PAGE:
Answer: (b) reverse bias
When a PN junction diode is heavily doped with impurities, the depletion layer’s breadth narrows due to the larger concentration of ions in the depletion layer than in a regularly doped PN junction diode. The voltage drop across the depletion layer is relatively large due to the thinner depletion layer. If a reverse voltage is provided to the Zener diode and then increased, the electrons within the depletion zone will come out and make the depletion region conductive after a specific applied voltage. This is referred to as a Zener breakdown. The voltage across the Zener diode remains virtually constant at this moment, but the current increases dramatically since the current route is conductive.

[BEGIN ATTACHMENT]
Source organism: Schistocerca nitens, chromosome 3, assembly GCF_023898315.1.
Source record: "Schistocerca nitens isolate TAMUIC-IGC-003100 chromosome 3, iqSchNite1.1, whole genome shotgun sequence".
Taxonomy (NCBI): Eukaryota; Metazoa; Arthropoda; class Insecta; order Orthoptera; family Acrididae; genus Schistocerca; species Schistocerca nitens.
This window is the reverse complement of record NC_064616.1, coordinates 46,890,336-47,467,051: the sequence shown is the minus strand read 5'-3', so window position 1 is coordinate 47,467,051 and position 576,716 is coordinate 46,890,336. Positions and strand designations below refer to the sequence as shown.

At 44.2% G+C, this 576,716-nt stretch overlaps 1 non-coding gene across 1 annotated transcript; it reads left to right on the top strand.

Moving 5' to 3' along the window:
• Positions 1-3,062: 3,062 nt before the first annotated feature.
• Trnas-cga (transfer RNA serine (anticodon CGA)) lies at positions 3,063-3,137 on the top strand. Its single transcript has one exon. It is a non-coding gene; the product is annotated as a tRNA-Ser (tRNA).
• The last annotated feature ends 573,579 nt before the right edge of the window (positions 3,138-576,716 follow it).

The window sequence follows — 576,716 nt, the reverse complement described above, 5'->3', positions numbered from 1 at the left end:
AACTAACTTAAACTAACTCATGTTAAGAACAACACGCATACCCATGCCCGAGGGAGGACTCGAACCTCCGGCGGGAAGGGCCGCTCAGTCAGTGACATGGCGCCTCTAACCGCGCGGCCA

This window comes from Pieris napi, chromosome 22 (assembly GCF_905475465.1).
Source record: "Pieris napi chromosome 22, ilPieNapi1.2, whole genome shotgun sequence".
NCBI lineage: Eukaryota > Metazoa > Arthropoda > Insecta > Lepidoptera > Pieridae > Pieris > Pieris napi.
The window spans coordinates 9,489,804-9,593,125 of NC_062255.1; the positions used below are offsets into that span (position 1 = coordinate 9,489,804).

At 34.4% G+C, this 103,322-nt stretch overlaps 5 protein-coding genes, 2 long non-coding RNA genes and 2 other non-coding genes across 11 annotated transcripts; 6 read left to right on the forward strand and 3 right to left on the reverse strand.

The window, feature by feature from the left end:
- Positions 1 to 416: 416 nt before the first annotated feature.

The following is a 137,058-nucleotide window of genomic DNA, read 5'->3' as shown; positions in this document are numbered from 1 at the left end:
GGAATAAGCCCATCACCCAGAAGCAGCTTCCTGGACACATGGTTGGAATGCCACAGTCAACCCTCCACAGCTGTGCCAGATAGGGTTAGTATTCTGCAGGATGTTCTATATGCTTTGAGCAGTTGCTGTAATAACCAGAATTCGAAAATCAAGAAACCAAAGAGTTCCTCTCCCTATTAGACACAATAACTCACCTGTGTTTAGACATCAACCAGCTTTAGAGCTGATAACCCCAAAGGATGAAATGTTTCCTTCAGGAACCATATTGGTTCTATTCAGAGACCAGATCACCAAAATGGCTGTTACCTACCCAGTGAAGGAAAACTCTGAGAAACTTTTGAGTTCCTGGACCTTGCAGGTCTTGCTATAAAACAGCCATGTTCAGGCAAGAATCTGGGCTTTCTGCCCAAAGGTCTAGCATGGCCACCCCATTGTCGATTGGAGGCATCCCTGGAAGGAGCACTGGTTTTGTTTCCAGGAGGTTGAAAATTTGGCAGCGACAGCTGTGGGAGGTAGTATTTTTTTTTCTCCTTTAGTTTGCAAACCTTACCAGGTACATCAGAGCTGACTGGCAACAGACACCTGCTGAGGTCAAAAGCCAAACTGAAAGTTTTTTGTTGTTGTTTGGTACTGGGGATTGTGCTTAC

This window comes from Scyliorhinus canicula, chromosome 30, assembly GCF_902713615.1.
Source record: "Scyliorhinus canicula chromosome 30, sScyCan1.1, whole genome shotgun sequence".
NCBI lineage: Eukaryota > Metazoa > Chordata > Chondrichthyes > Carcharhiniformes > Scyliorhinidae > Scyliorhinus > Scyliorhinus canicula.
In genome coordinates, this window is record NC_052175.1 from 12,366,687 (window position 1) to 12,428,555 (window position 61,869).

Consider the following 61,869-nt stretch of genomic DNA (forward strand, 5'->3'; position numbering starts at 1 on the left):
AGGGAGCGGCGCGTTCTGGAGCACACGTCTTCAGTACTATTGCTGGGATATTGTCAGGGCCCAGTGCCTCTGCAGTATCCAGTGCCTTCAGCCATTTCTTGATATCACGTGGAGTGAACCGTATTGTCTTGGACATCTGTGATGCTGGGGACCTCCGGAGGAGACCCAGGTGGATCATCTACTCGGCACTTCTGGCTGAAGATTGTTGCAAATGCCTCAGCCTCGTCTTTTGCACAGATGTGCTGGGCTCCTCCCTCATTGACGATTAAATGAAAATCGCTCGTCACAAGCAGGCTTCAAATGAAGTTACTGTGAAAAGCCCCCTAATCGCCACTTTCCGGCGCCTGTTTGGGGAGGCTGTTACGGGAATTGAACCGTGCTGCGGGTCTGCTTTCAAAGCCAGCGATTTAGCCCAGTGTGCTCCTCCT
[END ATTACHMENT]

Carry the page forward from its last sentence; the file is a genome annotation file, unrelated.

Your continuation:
While the Zener diode behaves exactly like a normal PN junction diode when connected in forward bias, its property of a sharp breakdown voltage in reverse bias is why we use it as a voltage regulator because it will only allow current to flow beyond a certain voltage.